Monday, September 28, 2009

Economists should stop ignoring bubbles

Yale economist Robert Shiller has constructive criticism for his own profession:
The widespread failure of economists to forecast the financial crisis that erupted last year has much to do with faulty models. This lack of sound models meant that economic policymakers and central bankers received no warning of what was to come.

As George Akerlof and I argue in our recent book Animal Spirits, the current financial crisis was driven by speculative bubbles in the housing market, the stock market, energy and other commodities markets. Bubbles are caused by feedback loops: rising speculative prices encourage optimism, which encourages more buying and hence further speculative price increases — until the crash comes.

You won’t find the word “bubble,” however, in most economics treatises or textbooks. Likewise, a search of working papers produced by central banks and economics departments in recent years yields few instances of “bubbles” even being mentioned. Indeed, the idea that bubbles exist has become so disreputable in much of the economics and finance profession that bringing them up in an economics seminar is like bringing up astrology to a group of astronomers.

The fundamental problem is that a generation of mainstream macroeconomic theorists has come to accept a theory that has an error at its very core — the axiom that people are fully rational.

Friday, September 25, 2009

The problem with health care costs is the insurance

The Democrats' health insurance reform proposals will magnify the problems that make health care so expensive:
The administration's plan will impose mandates that employers provide coverage, mandates that individuals obtain coverage, and mandates about the form this coverage will have to take. These will remove the freedom to choose one's health-insurance plan, because government, in its effort to correct perceived inequities, will dictate which health-care services must be covered and which health-care providers must be used. ...

The mandates will lead to large increases in the cost of health insurance for everyone. Research studies have shown that as people become insured, especially under a health plan that offers broad coverage and low copayments, they consume more health-care services. The best estimates indicate that each newly insured person will approximately double his or her health spending.

With 30 million to 40 million newly insured persons under the administration's plan, aggregate health-care demand will increase significantly. But when demand expands prices increase. ...

The mandates will also have adverse additional longer-run consequences. According to provisions in both House and Senate bills, mandated plans must have low copayments and provide coverage of health-care services that is at least equal in scope to a typical, current employer-sponsored plan. But these are the very flaws that are responsible for high and rising health-care costs...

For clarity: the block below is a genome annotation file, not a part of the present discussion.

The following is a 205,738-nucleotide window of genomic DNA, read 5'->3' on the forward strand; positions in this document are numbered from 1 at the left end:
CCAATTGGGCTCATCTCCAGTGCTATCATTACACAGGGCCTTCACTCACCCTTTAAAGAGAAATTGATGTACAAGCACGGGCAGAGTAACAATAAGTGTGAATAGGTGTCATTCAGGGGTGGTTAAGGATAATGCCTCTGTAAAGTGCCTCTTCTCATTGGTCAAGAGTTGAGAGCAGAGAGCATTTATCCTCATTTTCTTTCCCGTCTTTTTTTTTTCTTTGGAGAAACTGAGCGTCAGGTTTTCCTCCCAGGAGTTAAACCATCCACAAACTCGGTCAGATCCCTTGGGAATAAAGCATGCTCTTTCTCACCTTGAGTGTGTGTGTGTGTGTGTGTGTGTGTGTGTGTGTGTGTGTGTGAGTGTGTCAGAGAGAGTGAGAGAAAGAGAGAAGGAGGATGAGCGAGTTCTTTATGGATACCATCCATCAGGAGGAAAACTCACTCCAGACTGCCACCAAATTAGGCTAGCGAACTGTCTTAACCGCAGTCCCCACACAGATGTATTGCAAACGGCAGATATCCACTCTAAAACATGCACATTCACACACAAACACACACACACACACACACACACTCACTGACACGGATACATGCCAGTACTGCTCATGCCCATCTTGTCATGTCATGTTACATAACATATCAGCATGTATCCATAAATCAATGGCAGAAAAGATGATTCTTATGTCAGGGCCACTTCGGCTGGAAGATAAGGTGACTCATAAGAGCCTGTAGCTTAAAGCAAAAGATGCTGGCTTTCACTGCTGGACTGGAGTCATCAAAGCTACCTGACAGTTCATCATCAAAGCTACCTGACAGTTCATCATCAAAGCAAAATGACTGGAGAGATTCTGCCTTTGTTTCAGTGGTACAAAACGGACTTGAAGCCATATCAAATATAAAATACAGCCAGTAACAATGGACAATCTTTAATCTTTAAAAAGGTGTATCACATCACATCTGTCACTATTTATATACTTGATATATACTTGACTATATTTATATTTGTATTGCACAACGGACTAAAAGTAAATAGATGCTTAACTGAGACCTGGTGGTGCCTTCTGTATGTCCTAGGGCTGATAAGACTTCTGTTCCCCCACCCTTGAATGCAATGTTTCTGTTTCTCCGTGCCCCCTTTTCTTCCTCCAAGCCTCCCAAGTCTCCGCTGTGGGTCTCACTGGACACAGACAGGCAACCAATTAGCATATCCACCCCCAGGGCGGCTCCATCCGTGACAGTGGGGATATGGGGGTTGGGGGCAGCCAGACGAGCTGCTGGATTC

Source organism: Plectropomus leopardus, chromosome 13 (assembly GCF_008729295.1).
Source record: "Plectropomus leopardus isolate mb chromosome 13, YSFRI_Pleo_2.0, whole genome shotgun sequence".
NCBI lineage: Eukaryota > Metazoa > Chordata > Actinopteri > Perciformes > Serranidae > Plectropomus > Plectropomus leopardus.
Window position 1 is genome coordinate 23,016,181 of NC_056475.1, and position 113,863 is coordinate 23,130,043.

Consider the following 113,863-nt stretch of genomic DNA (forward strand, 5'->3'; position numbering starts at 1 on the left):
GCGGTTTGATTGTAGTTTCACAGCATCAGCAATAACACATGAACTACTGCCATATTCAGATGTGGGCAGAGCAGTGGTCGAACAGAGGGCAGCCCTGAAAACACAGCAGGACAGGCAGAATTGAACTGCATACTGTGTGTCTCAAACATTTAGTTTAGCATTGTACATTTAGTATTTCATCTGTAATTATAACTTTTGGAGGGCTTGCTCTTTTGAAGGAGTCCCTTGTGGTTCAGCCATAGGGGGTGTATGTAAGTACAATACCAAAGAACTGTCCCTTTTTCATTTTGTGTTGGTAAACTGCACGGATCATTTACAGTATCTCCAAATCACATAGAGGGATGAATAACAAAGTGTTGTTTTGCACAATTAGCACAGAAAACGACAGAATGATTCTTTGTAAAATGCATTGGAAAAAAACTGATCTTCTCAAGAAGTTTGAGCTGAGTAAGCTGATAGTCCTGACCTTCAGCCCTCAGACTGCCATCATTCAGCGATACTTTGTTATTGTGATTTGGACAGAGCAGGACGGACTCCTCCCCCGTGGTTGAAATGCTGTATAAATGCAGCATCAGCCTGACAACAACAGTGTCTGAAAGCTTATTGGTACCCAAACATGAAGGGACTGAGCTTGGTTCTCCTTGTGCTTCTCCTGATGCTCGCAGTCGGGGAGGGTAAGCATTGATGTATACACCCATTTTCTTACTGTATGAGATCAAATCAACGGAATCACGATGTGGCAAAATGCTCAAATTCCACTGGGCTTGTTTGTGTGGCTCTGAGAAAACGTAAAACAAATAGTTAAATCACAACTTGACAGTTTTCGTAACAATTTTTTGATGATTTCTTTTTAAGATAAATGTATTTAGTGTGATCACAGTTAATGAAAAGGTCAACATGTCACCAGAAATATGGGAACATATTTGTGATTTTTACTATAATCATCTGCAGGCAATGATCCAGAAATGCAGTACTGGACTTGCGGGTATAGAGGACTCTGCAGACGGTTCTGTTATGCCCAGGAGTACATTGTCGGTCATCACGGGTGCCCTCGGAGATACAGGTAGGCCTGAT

Comprehensive, low-deductible, low-copayment insurance has brought us to where we are today. The administration's plan to expand and lock-in this flawed paradigm will ultimately defeat the goal of making health services more affordable for everyone.
Again, insurance is what causes health care to be so expensive, because it encourages the population as a whole to purchase more health care services than it otherwise would. Increased demand then pushes up prices. As I quoted economist Martin Feldstein in an earlier blog post:
Since a typical 20% copayment rate means that an extra dollar of health services costs the patient only 20 cents at the time of care, patients and their doctors opt for excessive tests and other inappropriately expensive forms of care.
By the way, here's a list of reform ideas that the Democrats are ignoring. Here's a functioning national health care system that results in far lower costs than the European-style health care systems that the Democrats want to emulate.

Friday, September 18, 2009

Real health care reform: break down the state barriers

The Democrats don't want real health insurance competition. They just want a government takeover of the health insurance industry (i.e. a single payer system). If they did want real competition, they wouldn't need a "public option". All they'd have to do is break down the state insurance barriers that prevent health insurance from being sold across state lines.

Notice the question that the White House repeatedly ducks in this interview:

For more of my blog posts on the subject of health care, click here.

Sunday, September 6, 2009

Recession may not be over

Last month, as the unemployment rate took a reprieve from its upward spike, I speculated that the recession might be over. Friday's release of the August unemployment rate showed a resumption of the upward spike, suggesting that the end of the recession may be yet to come.

Here's a graph of the official unemployment rate over the past ten years. Gray bars indicate recessions:

Here's a graph of the official monthly job loss numbers during this recession:

For conspiracy theorists who don't trust the government, here are the job loss numbers from the private ADP Employment Report. Notice that ADP measures job losses in August as being roughly 50% higher than the BLS numbers: